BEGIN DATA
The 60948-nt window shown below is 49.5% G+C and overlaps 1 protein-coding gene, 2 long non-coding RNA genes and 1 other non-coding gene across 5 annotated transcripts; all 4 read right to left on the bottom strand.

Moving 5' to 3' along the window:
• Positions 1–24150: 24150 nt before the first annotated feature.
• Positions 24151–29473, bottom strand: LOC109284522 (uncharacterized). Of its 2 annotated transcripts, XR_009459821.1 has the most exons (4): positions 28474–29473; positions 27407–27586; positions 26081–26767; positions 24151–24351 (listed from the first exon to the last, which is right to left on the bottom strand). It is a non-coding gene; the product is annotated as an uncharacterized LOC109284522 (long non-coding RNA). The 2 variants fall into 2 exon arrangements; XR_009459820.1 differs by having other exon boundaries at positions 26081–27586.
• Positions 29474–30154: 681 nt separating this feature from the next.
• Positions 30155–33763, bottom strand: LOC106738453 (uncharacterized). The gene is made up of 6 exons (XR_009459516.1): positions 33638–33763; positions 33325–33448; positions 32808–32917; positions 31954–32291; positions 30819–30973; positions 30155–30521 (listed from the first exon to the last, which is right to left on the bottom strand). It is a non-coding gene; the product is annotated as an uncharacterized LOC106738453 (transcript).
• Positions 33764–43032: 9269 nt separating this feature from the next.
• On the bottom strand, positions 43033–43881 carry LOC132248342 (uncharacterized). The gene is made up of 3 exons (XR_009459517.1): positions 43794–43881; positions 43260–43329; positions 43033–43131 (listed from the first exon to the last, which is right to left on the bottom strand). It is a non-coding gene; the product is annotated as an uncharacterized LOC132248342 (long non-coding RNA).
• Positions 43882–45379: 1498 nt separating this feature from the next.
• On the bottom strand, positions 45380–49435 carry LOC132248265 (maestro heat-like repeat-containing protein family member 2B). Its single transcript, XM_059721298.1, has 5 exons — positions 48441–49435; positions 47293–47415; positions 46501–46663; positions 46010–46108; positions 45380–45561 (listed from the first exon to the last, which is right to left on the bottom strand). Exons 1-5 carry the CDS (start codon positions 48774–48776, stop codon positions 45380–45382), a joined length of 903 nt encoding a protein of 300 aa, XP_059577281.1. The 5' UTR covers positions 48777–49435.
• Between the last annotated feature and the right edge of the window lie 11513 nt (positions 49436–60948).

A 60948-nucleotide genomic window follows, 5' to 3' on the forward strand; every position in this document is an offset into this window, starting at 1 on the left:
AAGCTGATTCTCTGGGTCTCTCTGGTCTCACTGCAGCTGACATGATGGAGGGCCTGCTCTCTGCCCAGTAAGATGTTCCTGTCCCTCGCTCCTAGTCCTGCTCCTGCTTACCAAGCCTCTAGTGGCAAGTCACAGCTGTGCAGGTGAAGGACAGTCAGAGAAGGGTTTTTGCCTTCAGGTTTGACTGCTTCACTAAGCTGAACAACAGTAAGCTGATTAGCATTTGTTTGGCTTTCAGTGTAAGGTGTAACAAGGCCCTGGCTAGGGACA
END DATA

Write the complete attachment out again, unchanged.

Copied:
The 60948-nt window shown below is 49.5% G+C and overlaps 1 protein-coding gene, 2 long non-coding RNA genes and 1 other non-coding gene across 5 annotated transcripts; all 4 read right to left on the bottom strand.

Moving 5' to 3' along the window:
• Positions 1–24150: 24150 nt before the first annotated feature.
• Positions 24151–29473, bottom strand: LOC109284522 (uncharacterized). Of its 2 annotated transcripts, XR_009459821.1 has the most exons (4): positions 28474–29473; positions 27407–27586; positions 26081–26767; positions 24151–24351 (listed from the first exon to the last, which is right to left on the bottom strand). It is a non-coding gene; the product is annotated as an uncharacterized LOC109284522 (long non-coding RNA). The 2 variants fall into 2 exon arrangements; XR_009459820.1 differs by having other exon boundaries at positions 26081–27586.
• Positions 29474–30154: 681 nt separating this feature from the next.
• Positions 30155–33763, bottom strand: LOC106738453 (uncharacterized). The gene is made up of 6 exons (XR_009459516.1): positions 33638–33763; positions 33325–33448; positions 32808–32917; positions 31954–32291; positions 30819–30973; positions 30155–30521 (listed from the first exon to the last, which is right to left on the bottom strand). It is a non-coding gene; the product is annotated as an uncharacterized LOC106738453 (transcript).
• Positions 33764–43032: 9269 nt separating this feature from the next.
• On the bottom strand, positions 43033–43881 carry LOC132248342 (uncharacterized). The gene is made up of 3 exons (XR_009459517.1): positions 43794–43881; positions 43260–43329; positions 43033–43131 (listed from the first exon to the last, which is right to left on the bottom strand). It is a non-coding gene; the product is annotated as an uncharacterized LOC132248342 (long non-coding RNA).
• Positions 43882–45379: 1498 nt separating this feature from the next.
• On the bottom strand, positions 45380–49435 carry LOC132248265 (maestro heat-like repeat-containing protein family member 2B). Its single transcript, XM_059721298.1, has 5 exons — positions 48441–49435; positions 47293–47415; positions 46501–46663; positions 46010–46108; positions 45380–45561 (listed from the first exon to the last, which is right to left on the bottom strand). Exons 1-5 carry the CDS (start codon positions 48774–48776, stop codon positions 45380–45382), a joined length of 903 nt encoding a protein of 300 aa, XP_059577281.1. The 5' UTR covers positions 48777–49435.
• Between the last annotated feature and the right edge of the window lie 11513 nt (positions 49436–60948).

A 60948-nucleotide genomic window follows, 5' to 3' on the forward strand; every position in this document is an offset into this window, starting at 1 on the left:
AAGCTGATTCTCTGGGTCTCTCTGGTCTCACTGCAGCTGACATGATGGAGGGCCTGCTCTCTGCCCAGTAAGATGTTCCTGTCCCTCGCTCCTAGTCCTGCTCCTGCTTACCAAGCCTCTAGTGGCAAGTCACAGCTGTGCAGGTGAAGGACAGTCAGAGAAGGGTTTTTGCCTTCAGGTTTGACTGCTTCACTAAGCTGAACAACAGTAAGCTGATTAGCATTTGTTTGGCTTTCAGTGTAAGGTGTAACAAGGCCCTGGCTAGGGACA